Choosing a new colocation provider or reviewing your current one? That’s a difficult proposition for most businesses, let alone a financial services firm. You have masses of confidential client data to protect, various security and compliance concerns to address, and a complex set of regulatory requirements.
Here, we explain the best way to audit a potential data centre to cover all of these factors, in line with guidance from the Financial Conduct Authority (FCA) and the Information Commissioner's Office (ICO).
Many financial services firms process a vast amount of personal data on a day-to-day basis. As such, compliance with the Data Protection Act (DPA) is one of their most significant legal obligations.
There are eight principles that make up the DPA, including requirements to protect personal data against unauthorised access and damage. The FCA advises that firms ensure compliance with these eight principles and follow relevant guidance from the ICO, which enforces the DPA.
In order to meet these obligations, financial firms should look for a colocation provider that can demonstrate an in-depth understanding of the DPA and clearly outline the ways in which it can help customers comply with them.
It should be straightforward to distinguish which data centres take legislation seriously, because they’ll go the extra mile by including things like confidentiality in your written contract. This prevents them from discussing your firm with other clients that they host.
Also under the DPA is the matter of data sovereignty. The eighth principle makes it obligatory that personal data remains within the European Economic Area or within a country with appropriate levels of protection.
Financial firms should also take note of the new General Data Protection Regulation (GDPR), which the UK is planning to implement and enforce from May 2018 onwards. This will be similar to the DPA, but includes new stipulations like the so-called “right to be forgotten” and also calls for higher fines for organisations found to be non-compliant. The ICO has made it clear that Brexit will not affect the importance or validity of the GDPR in the UK.
Adherence to security standards
Last year, Tesco bank suffered the worst cyber attack ever faced by a UK bank, with over £2.5 million lost and 9,000 customers affected – figures that highlight how serious a threat cybercrime can be in the financial services industry. Whilst there’s no fool-proof way to protect against breaches, there’s a clear argument that you should use a colocation provider with exceptional security controls and accreditations to minimise the chances of your firm falling victim to a similar attack.
The ISO27001 accreditation is a good place to start. It’s a stamp of approval that a facility meets the minimum acceptable requirements in managing an information security system, and it demonstrates that your colocation provider is organised and has the right policies and processes in place to manage the security of your data. If your firm works with payment card data, checking that your provider is also PCI-DSS compliant is mandatory.
Alongside formal accreditations are the physical controls to supplement them. Financial firms should look for a data centre that invests in the latest technology and has multiple layers of controls around data to safeguard against unauthorised access via entry points.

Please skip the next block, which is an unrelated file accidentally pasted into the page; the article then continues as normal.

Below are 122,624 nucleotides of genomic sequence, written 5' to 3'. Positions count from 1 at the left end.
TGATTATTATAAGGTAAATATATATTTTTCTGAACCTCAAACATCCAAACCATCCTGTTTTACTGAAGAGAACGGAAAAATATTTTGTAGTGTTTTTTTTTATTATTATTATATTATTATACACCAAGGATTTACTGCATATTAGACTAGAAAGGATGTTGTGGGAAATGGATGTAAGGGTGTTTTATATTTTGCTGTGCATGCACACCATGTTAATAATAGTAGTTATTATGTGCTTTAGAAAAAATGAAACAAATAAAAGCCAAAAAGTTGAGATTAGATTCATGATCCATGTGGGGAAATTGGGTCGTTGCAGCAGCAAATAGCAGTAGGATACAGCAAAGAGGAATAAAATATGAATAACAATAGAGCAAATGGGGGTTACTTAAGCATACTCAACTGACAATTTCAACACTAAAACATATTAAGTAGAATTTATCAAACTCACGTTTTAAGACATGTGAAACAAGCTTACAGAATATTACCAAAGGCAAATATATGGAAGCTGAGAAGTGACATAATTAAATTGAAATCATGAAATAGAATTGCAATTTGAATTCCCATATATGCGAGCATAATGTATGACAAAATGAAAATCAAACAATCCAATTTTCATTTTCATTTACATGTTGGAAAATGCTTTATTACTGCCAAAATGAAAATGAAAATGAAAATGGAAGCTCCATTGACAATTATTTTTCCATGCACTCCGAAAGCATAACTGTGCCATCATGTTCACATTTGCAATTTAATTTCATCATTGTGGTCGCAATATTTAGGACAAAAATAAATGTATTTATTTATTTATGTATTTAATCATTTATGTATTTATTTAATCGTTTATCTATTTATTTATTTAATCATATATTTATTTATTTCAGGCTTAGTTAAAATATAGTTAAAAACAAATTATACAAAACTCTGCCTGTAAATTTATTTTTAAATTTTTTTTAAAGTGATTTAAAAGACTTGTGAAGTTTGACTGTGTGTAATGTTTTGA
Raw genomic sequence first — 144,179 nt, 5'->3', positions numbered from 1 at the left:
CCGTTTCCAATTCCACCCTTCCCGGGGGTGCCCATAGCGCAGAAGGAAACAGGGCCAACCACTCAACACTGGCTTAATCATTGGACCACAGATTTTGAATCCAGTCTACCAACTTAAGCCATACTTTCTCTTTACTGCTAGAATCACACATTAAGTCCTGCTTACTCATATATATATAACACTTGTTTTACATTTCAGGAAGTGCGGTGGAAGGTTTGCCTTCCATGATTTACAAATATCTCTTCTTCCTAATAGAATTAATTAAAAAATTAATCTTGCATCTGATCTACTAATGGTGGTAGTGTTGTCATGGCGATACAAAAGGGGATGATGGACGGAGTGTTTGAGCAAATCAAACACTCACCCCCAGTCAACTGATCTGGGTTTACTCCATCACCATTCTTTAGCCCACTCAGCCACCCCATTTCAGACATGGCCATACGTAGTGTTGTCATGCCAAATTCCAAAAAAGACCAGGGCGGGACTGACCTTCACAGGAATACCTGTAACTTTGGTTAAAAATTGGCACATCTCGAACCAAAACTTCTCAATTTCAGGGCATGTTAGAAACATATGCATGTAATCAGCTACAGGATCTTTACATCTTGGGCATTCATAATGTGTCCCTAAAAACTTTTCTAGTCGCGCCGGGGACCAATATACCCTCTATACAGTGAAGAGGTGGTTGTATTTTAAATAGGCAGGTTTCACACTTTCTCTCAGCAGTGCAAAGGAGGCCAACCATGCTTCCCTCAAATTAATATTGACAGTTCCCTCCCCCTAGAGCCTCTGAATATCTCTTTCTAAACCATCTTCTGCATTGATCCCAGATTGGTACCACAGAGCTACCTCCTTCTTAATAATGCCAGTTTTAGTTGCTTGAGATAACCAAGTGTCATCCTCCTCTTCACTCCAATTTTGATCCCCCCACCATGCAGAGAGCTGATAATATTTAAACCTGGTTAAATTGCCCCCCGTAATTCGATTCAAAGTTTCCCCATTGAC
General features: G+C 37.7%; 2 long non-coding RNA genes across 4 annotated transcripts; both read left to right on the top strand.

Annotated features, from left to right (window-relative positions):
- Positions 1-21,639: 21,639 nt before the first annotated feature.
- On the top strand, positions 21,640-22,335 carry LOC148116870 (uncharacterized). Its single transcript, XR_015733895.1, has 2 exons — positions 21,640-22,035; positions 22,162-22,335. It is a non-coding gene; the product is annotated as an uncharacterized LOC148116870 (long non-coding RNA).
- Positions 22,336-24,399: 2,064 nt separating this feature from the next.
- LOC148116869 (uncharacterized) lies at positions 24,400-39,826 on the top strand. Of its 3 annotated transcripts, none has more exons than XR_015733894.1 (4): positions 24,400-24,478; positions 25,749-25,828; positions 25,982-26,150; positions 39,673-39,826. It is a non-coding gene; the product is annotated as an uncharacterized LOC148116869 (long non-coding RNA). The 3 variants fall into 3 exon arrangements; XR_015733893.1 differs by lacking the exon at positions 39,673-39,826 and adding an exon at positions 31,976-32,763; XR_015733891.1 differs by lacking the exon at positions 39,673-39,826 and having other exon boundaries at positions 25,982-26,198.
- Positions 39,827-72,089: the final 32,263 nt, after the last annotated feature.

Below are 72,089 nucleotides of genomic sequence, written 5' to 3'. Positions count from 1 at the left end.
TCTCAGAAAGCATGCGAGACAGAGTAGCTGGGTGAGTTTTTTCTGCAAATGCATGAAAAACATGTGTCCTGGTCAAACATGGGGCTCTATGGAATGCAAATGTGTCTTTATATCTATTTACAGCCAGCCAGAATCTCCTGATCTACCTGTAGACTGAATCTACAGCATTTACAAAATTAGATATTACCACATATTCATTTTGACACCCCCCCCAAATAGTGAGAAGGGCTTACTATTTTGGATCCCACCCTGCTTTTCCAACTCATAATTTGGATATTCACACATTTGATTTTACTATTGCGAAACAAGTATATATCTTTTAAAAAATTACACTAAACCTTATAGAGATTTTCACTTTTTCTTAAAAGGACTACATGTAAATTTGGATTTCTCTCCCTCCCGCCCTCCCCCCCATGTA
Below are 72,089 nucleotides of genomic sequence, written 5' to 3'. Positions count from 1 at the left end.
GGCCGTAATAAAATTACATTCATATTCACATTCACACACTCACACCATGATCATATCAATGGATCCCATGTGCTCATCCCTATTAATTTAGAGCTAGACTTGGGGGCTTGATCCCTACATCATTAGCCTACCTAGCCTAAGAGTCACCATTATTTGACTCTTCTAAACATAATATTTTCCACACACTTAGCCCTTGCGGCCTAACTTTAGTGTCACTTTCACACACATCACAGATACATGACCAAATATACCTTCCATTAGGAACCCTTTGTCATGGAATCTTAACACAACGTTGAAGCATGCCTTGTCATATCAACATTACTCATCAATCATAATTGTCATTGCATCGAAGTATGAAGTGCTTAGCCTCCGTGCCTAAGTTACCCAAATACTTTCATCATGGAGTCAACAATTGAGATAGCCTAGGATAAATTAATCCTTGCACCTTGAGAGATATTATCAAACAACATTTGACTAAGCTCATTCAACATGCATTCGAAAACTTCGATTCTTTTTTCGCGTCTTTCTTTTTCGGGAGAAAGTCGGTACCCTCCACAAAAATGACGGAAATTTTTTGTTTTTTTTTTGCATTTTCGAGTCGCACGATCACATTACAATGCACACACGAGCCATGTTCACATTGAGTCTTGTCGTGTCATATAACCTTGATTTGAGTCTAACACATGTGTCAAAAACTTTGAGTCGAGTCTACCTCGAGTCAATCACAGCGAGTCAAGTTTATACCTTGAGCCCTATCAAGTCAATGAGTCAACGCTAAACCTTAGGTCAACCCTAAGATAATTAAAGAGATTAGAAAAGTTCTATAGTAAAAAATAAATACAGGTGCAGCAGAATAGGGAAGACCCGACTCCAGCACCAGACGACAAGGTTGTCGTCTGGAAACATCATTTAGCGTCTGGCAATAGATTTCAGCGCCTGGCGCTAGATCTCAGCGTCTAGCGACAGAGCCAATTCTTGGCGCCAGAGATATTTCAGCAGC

Teledata’s Manchester colocation facility, for example, is protected by biometric access controls, multi-factor authentication and mantraps, and is the only data centre in the UK with a police-linked, NSI Gold BS5979 accredited control room.
For some firms, providing auditor and regulator access to the data centre is a requirement. In order to comply with the FCA’s guidance on this topic, you should:
- Clarify what the procedure is in gaining access to servers – is there a notice period that you need to give, or are you granted admission whenever you wish, for example? Whatever the procedure, it’s important to ensure that it’s neither overly lax nor overly restrictive. You should also be allowed an unlimited number of requests to see your data.
- Make it known to the colocation provider that the regulator (the FCA) will not enter into a non-disclosure agreement with them and that they are able to contact them directly.
- Ensure that data is not stored anywhere that may prohibit regulators in the UK from accessing it.
Outside of compliance, having the ability to audit a site is a crucial part of the decision-making process. It is, after all, the place that your all-important data will be living. It gives you the chance to review security controls and check over relevant documentation.
Most importantly, you will meet the people who are handling your data on a day-to-day basis. No amount of paperwork, accreditations or over-the-phone communication will do more to reveal how a data centre operates than a site visit. What’s more, a colocation provider who is open to this shows that they have nothing to hide and are more likely to be cooperative with your organisation in the future.
The AWS outage was a catastrophe for financial services firms in the US, which lost approximately £130 million, according to The Register. This demonstrates how the consequences of downtime for organisations in the financial industry are far too costly to ignore – especially if the disruption affects your ability to uphold regulatory requirements.
The reality is that outages can and do occur. But if you have a colocation provider with a robust back-up plan, who can act quickly in times of crisis, then your business is much less likely to feel the impact. Therefore, look for a provider with a high level of redundancy and a strong uptime track record (Tier classification is a good starting point, but may not tell you the whole story) and who also has a business continuity plan of their own.